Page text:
Wednesday, November 14, 2012

The Bird

Does anyone else find chicken frightening? I'm talking here about the plastic-wrapped, Styrofoam plates of chicken in your grocery store. I find them somewhat terrifying. While I can admire a slab of beef, check out a chop of lamb, and adore cuts of fresh fish (truly fresh fish smells wonderful, in my opinion), raw chicken looks repulsive. 

The sad fact of the matter is that it looks gross because it kind of is gross. Almost all the chicken found at typical grocery stores comes from factory farms. The farms are truly horrific. I know that most people don't want to think of where their meat comes from. We like to maintain that cognitive disconnect. I understand. I struggle with it too.  I am not going to preach against factory farming chicken (or that lovely lamb and beef I once complimented) here. You can go check out the documentary Food Inc. streaming on Netflix or Amazon (it's scary-there is your warning). Let's just leave it at this statement: grocery store chicken is a travesty.

Okay, okay, I know I sound dramatic and I will admit that I have eaten grocery store chicken with the rest of them. I just have this visceral reaction to it now. I seem to have encountered some kind of mental barrier now that I am doing my own shopping and cooking. I know where grocery chicken comes from (it's bad-Alicia Silverstone would pass out) and I hate how that is represented by the sterile looking plastic packaging. Food shouldn't come in so much non biodegradable wrapping. There is absolutely no connection between the animal on the farm and the meat on the foam. My attitude towards farm vs. factory has been well-entrenched since childhood (check out my mother's awesome farm blog here) and is only refreshed when I dabble in Michael Pollan or watch episodes of Escape to River Cottage (seriously, go check it out-you will become ADDICTED!).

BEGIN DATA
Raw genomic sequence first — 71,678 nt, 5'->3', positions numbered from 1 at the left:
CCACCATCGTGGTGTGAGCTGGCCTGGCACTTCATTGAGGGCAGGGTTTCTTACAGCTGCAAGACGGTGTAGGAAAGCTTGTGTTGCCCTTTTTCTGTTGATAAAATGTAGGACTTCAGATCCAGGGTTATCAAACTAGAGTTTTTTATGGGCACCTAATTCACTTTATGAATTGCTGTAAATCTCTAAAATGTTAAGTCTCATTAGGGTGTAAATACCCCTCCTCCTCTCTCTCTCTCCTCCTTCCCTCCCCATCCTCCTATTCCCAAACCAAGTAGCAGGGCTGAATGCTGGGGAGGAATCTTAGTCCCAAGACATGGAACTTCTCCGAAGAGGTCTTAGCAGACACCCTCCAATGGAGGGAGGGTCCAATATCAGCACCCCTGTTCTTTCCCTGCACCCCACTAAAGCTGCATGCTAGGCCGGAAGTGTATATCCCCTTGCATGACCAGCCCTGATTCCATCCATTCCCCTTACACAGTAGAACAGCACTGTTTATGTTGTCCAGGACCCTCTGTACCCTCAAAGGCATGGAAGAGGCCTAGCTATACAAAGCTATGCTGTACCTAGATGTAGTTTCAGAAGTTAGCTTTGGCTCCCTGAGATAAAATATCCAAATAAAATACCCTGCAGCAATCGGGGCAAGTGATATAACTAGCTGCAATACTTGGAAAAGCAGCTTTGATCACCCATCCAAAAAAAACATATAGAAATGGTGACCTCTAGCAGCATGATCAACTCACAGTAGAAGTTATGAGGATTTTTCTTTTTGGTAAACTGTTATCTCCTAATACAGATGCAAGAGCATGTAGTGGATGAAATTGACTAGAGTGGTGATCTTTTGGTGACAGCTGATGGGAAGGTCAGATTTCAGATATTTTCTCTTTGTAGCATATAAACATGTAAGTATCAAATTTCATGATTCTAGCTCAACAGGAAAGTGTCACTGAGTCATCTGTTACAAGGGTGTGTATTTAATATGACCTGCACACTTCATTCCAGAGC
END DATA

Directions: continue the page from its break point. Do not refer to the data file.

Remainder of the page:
Besides the moral value of factory chicken, don't even get me started on the taste! Grocery store chicken is like tofu, a bland protein base. On my parents' farm, my mother has kept chickens for over 15 years now. It started off with just four Rhode Island Reds living in a converted farm outhouse and pecking around the yard. Now we have many different breeds. Some are for eggs, and some are for meat.

The roosting coop at my parents' farm. Picture from my mother's blog

My dad notoriously disliked chicken. He thought it was tasteless, boring, and dry. Then! He tried some farm raised chicken. It's amazing what a little nutritional variety and sunshine will do for a meat. He was amazed. You see, really good chicken doesn't need tons of buffalo sauce, taco seasoning, or ranch. It can stand on its own with some butter, herbs, and vegetables.

The chicks in their rotational grazing pen. It gets moved every day so they have fresh grass and new bugs. The pipe across is actually a waterer that is cleaner and easier than a bowl/bucket. This picture is also from my mother's blog.